Captain Sam Warburton says the British and Irish Lions’ victory over New Zealand in Wellington will count for nothing unless they win the Test series decider next week.
Owen Farrell’s 78th-minute penalty proved decisive as the Lions took advantage of Sonny Bill Williams’ first-half red card - the first All Black to be sent off since 1967 - to claim a 24-21 victory in the second Test.
The tourists condemned New Zealand to their first home defeat since 2009, but Warburton downplayed their victory and immediately turned attention to the game at Eden Park next Saturday.
“It is only half the job done,” the Welshman told Sky Sports.
“I will be happy next week when we bring the Test series home. It is one apiece now so effectively we have only played two halves.
“We have got to win the Test series. It is great that we got it to 1-1 and take it to Eden Park. There is still plenty to work on, we gave away way too many penalties in the second half.
“We are delighted to get a win, but we have got to remember it was against 14 men. We have got to up it next week to bring the Test series home.”
New Zealand coach Steve Hansen refused to be drawn into whether Williams deserved a red card for a dangerous tackle on Anthony Watson in the 25th minute.
“I’m not stunned. I have always said they are a very good side and we didn’t help ourselves by losing a player,” Hansen said.
“Whilst I am very proud of our team of how we hung in there with 14 men, you have got to take your hat off and say well done to the Lions.
“He (the referee) made the call so whether he got it right or wrong is irrelevant. I have always said you have got to go with what he decides.
“Don’t make the issue about the tackle. The Lions deserved the win. Happy for them but we are disappointed. I am very proud of our guys.”
New Zealand skipper Kieran Read admitted his side failed to take their chances after letting a 19-12 lead slip in the final 20 minutes.
“The Lions were probably the better side,” he said.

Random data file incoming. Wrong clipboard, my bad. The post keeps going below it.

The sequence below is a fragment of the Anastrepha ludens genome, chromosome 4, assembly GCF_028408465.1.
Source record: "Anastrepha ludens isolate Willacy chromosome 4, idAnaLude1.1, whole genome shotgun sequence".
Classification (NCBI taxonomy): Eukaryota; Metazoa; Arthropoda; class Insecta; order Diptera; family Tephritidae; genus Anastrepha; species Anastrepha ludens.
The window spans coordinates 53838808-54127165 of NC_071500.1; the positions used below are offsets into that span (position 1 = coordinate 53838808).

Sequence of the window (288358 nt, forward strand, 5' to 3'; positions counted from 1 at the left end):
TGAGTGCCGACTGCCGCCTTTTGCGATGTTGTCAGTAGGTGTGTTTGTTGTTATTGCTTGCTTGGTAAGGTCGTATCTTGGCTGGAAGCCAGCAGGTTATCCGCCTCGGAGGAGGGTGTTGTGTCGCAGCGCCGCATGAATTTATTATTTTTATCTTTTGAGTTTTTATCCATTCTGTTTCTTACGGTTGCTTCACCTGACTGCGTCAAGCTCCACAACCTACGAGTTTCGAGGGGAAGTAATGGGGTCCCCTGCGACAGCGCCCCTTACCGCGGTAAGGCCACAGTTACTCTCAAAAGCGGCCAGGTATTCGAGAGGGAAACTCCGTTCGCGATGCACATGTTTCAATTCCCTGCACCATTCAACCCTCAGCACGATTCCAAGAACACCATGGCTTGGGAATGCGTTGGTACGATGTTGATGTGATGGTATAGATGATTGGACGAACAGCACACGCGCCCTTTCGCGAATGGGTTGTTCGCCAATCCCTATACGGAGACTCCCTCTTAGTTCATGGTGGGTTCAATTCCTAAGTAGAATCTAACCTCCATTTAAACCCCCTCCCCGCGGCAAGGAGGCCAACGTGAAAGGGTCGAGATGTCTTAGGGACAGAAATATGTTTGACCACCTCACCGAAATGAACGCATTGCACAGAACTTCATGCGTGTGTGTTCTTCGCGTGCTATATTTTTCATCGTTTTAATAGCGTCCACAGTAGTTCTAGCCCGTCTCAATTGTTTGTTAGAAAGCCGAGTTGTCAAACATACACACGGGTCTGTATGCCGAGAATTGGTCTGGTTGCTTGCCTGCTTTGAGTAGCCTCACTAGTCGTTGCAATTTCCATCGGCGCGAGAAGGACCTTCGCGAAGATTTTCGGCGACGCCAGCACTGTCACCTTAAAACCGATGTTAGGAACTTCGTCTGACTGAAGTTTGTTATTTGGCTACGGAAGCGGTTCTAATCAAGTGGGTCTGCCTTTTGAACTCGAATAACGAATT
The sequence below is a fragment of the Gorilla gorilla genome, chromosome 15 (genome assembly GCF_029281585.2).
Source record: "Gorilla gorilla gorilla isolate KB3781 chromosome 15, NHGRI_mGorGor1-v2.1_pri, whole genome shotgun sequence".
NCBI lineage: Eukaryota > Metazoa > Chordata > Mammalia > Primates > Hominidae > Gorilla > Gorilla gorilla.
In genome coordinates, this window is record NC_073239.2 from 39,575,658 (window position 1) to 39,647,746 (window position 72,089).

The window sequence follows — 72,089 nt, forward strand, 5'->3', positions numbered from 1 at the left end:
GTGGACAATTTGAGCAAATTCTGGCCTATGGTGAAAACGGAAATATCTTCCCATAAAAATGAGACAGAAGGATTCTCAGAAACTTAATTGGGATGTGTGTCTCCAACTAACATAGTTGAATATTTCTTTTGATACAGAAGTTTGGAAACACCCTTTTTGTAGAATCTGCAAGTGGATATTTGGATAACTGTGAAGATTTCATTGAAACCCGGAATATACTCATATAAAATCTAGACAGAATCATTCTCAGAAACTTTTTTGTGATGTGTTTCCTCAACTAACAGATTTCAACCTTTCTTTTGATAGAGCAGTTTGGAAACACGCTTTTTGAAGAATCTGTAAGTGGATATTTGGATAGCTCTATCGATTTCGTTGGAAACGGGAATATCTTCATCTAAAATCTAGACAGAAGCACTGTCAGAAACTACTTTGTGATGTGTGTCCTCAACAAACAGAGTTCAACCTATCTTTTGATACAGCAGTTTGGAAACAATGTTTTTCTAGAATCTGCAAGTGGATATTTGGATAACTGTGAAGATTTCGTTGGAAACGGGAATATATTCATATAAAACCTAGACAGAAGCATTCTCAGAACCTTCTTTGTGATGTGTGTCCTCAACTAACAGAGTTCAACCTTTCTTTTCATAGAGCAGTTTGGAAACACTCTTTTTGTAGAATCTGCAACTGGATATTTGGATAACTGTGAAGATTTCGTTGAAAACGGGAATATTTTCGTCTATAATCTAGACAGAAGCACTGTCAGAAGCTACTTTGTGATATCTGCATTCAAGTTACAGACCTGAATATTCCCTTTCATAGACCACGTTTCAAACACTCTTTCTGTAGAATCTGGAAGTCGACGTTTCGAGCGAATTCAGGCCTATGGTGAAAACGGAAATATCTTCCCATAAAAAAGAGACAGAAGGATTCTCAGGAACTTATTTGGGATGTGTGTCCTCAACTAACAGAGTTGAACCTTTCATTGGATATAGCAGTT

“What an atmosphere. We had our chances. The fact that we got in front and couldn’t keep that lead probably showed that we let them off the hook.”
Williams was sent off as the British and Irish Lions claimed a thrilling Test series-levelling 24-21 victory over world champions New Zealand at Westpac Stadium.
Williams, one of the biggest names in world rugby, received his marching orders from French referee Jerome Garces after just 25 minutes of a titanic tussle for a dangerous shoulder charge to the head of Lions wing Anthony Watson.
He was the first All Blacks player to be sent off in a Test match since Colin Meads against Scotland 50 years ago, only the third All Black of all-time and first in New Zealand, and the home side were eventually floored by a 77th-minute Owen Farrell penalty to set up a series decider in Auckland next Saturday.
It was New Zealand’s first home defeat since South Africa beat them in 2009, and their first against the Lions for 24 years.
Despite their one-man advantage, though, the Lions were almost made to pay for poor discipline, with All Blacks fly-half Beauden Barrett kicking seven penalties from 10 attempts, but second-half tries by number eight Taulupe Faletau and scrum-half Conor Murray - plus 14 points from Farrell - saw them home.
Lions prop Mako Vunipola was sin-binned for a poor challenge on Barrett during the third quarter, and at one stage, the Lions conceded five kickable penalties during a 14-minute spell.
New Zealand’s 46-Test unbeaten record on home soil was eventually ended by the Lions amid wild scenes of celebration from their travelling fans.